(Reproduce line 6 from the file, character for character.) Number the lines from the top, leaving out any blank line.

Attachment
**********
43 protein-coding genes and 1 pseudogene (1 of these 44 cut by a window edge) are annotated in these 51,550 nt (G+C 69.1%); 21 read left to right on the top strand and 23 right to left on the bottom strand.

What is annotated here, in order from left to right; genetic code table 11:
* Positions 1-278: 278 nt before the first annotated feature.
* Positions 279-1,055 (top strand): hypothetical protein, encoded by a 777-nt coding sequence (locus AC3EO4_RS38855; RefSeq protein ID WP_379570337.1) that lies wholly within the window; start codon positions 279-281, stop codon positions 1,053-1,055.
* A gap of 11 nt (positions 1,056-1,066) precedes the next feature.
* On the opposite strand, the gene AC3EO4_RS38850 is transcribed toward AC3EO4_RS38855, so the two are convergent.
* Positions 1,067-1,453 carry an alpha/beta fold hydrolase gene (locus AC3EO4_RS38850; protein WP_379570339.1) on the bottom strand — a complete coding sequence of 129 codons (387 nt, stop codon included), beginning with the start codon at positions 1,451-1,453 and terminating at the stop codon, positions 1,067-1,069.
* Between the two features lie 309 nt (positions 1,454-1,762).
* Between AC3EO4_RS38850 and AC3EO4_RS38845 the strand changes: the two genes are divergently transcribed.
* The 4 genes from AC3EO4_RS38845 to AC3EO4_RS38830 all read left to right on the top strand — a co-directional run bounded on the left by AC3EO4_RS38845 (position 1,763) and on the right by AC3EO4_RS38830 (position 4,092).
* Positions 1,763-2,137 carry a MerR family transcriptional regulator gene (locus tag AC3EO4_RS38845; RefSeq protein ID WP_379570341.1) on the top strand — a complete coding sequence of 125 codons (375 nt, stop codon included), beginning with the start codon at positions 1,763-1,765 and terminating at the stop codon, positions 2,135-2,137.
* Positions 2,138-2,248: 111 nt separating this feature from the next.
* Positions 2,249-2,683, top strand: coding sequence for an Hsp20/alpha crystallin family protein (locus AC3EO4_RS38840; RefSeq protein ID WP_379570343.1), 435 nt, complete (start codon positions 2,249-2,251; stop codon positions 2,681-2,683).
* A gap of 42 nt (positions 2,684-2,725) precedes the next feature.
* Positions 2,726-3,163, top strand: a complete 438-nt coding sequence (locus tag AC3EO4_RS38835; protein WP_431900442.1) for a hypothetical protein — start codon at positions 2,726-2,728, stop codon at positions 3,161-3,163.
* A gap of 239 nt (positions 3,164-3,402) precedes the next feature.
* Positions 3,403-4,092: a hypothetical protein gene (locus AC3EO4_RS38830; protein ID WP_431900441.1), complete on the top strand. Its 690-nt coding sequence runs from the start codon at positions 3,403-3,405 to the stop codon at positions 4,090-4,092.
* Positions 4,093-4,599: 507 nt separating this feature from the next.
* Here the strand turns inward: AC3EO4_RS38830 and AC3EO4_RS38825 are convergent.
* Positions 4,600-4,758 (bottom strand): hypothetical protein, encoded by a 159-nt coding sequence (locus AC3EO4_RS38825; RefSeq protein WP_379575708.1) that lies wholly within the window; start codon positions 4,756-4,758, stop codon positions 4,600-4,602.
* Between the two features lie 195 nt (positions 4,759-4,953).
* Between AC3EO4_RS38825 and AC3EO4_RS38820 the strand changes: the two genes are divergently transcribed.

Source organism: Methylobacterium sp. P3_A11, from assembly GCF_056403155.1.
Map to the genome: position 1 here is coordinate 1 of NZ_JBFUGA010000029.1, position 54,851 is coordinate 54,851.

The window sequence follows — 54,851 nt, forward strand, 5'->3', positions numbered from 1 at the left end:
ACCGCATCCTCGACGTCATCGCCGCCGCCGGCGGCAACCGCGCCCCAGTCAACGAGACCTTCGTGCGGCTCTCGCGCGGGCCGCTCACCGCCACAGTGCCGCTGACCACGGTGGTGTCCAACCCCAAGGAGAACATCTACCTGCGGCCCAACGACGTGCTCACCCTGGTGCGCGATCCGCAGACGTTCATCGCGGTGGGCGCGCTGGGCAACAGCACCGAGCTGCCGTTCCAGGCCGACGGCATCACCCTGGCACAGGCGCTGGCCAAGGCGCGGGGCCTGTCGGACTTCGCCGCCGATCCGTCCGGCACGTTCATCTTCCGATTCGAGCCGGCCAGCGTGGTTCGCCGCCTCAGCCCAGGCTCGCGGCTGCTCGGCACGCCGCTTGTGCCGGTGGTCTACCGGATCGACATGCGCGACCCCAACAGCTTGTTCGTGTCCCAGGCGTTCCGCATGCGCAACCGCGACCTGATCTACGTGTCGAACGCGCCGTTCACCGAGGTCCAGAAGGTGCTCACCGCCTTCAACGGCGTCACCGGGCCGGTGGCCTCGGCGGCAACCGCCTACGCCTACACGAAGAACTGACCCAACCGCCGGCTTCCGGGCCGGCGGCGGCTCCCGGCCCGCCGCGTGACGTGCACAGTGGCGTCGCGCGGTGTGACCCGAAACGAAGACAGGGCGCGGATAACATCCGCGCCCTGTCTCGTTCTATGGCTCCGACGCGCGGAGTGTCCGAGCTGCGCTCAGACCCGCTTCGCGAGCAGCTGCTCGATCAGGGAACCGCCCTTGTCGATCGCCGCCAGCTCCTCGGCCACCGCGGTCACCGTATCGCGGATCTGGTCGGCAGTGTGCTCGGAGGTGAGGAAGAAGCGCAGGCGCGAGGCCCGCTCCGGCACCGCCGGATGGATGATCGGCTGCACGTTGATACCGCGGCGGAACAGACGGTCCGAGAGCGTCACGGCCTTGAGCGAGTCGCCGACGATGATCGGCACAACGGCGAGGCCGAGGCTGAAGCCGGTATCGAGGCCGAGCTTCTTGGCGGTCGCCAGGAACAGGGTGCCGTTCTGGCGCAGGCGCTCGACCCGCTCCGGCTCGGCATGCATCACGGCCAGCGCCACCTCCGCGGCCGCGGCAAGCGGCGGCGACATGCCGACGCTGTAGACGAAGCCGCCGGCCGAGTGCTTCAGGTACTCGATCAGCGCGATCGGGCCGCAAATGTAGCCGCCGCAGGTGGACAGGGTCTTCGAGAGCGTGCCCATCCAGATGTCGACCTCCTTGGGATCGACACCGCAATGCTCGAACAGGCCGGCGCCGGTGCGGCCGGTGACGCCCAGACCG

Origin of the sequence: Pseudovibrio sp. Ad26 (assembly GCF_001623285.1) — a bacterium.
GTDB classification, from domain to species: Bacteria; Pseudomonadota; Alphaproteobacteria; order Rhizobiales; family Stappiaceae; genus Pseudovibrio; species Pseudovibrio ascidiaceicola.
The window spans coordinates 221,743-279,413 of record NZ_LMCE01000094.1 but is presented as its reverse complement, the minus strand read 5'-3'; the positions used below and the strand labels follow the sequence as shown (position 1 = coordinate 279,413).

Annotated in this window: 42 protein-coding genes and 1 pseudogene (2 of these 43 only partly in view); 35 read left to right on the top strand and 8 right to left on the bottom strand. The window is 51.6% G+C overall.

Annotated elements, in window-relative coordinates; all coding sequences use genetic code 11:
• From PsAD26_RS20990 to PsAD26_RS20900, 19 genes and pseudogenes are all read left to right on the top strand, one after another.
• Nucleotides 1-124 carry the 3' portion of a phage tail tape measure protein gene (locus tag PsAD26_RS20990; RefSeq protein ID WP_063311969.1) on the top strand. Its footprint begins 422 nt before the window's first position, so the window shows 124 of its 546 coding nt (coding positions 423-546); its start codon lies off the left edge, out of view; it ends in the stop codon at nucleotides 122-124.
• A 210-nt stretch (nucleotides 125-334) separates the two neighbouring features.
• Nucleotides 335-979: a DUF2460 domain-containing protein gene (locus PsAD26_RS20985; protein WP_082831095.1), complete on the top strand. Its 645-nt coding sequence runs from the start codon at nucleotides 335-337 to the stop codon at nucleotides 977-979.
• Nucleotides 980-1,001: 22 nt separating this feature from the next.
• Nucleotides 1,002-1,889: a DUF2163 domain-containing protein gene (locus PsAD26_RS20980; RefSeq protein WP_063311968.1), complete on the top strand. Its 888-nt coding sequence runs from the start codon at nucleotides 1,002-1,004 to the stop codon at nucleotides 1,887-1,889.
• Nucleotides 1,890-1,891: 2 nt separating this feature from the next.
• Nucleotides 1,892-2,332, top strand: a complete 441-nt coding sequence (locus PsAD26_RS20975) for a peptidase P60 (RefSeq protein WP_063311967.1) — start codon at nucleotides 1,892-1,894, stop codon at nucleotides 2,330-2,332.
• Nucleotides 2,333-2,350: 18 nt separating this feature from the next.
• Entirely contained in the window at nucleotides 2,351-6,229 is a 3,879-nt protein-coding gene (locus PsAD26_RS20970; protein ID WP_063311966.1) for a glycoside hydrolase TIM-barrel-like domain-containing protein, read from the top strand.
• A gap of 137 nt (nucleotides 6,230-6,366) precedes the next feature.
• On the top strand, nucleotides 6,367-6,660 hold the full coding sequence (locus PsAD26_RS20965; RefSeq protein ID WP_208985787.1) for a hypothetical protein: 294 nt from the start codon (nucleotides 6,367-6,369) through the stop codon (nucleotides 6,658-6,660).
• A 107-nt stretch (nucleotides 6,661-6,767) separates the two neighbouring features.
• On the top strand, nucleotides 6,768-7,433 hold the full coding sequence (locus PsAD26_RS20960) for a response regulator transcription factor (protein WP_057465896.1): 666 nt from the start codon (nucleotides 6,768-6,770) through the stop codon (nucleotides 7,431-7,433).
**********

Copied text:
* On the opposite strand, the gene AC3EO4_RS38850 is transcribed toward AC3EO4_RS38855, so the two are convergent.